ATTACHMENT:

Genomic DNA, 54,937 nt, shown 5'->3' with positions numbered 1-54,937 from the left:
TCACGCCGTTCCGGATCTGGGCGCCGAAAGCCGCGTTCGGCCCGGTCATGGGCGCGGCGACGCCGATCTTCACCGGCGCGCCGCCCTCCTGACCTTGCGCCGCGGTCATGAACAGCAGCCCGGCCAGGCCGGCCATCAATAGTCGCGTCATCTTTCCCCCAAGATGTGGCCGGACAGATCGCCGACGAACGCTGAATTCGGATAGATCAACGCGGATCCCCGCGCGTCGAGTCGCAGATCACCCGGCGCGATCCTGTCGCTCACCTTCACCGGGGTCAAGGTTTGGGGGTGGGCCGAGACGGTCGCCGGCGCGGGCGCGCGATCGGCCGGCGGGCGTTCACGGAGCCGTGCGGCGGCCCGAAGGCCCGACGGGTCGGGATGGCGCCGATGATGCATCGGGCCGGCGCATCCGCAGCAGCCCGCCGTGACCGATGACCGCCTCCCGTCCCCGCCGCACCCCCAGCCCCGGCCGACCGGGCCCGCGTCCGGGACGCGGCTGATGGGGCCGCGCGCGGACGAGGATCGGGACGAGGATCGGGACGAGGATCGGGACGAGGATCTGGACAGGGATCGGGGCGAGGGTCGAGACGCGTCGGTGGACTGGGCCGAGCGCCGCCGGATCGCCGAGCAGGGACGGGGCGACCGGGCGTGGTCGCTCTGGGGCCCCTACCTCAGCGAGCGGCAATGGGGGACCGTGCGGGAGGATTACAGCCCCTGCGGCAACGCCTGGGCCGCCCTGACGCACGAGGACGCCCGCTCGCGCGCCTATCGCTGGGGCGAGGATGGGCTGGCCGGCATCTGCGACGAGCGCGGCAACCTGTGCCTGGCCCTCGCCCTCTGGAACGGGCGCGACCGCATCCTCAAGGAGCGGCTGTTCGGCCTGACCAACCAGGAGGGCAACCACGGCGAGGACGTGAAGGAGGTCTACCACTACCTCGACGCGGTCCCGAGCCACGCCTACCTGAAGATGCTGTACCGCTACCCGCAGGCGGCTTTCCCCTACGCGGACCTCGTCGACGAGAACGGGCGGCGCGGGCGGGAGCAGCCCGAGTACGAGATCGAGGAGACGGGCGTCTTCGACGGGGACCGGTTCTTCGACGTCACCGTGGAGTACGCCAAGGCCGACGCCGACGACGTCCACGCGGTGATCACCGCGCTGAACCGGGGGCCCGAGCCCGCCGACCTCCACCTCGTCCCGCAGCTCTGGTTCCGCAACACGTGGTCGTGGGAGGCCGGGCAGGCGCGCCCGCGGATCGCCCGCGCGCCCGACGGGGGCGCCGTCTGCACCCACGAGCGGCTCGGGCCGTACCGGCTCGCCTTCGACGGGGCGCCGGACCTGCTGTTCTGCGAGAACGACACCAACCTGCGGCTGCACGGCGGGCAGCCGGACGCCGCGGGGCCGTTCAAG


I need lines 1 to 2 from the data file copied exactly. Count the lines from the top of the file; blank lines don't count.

Genomic DNA, 54,937 nt, shown 5'->3' with positions numbered 1-54,937 from the left:
TCACGCCGTTCCGGATCTGGGCGCCGAAAGCCGCGTTCGGCCCGGTCATGGGCGCGGCGACGCCGATCTTCACCGGCGCGCCGCCCTCCTGACCTTGCGCCGCGGTCATGAACAGCAGCCCGGCCAGGCCGGCCATCAATAGTCGCGTCATCTTTCCCCCAAGATGTGGCCGGACAGATCGCCGACGAACGCTGAATTCGGATAGATCAACGCGGATCCCCGCGCGTCGAGTCGCAGATCACCCGGCGCGATCCTGTCGCTCACCTTCACCGGGGTCAAGGTTTGGGGGTGGGCCGAGACGGTCGCCGGCGCGGGCGCGCGATCGGCCGGCGGGCGTTCACGGAGCCGTGCGGCGGCCCGAAGGCCCGACGGGTCGGGATGGCGCCGATGATGCATCGGGCCGGCGCATCCGCAGCAGCCCGCCGTGACCGATGACCGCCTCCCGTCCCCGCCGCACCCCCAGCCCCGGCCGACCGGGCCCGCGTCCGGGACGCGGCTGATGGGGCCGCGCGCGGACGAGGATCGGGACGAGGATCGGGACGAGGATCGGGACGAGGATCTGGACAGGGATCGGGGCGAGGGTCGAGACGCGTCGGTGGACTGGGCCGAGCGCCGCCGGATCGCCGAGCAGGGACGGGGCGACCGGGCGTGGTCGCTCTGGGGCCCCTACCTCAGCGAGCGGCAATGGGGGACCGTGCGGGAGGATTACAGCCCCTGCGGCAACGCCTGGGCCGCCCTGACGCACGAGGACGCCCGCTCGCGCGCCTATCGCTGGGGCGAGGATGGGCTGGCCGGCATCTGCGACGAGCGCGGCAACCTGTGCCTGGCCCTCGCCCTCTGGAACGGGCGCGACCGCATCCTCAAGGAGCGGCTGTTCGGCCTGACCAACCAGGAGGGCAACCACGGCGAGGACGTGAAGGAGGTCTACCACTACCTCGACGCGGTCCCGAGCCACGCCTACCTGAAGATGCTGTACCGCTACCCGCAGGCGGCTTTCCCCTACGCGGACCTCGTCGACGAGAACGGGCGGCGCGGGCGGGAGCAGCCCGAGTACGAGATCGAGGAGACGGGCGTCTTCGACGGGGACCGGTTCTTCGACGTCACCGTGGAGTACGCCAAGGCCGACGCCGACGACGTCCACGCGGTGATCACCGCGCTGAACCGGGGGCCCGAGCCCGCCGACCTCCACCTCGTCCCGCAGCTCTGGTTCCGCAACACGTGGTCGTGGGAGGCCGGGCAGGCGCGCCCGCGGATCGCCCGCGCGCCCGACGGGGGCGCCGTCTGCACCCACGAGCGGCTCGGGCCGTACCGGCTCGCCTTCGACGGGGCGCCGGACCTGCTGTTCTGCGAGAACGACACCAACCTGCGGCTGCACGGCGGGCAGCCGGACGCCGCGGGGCCGTTCAAG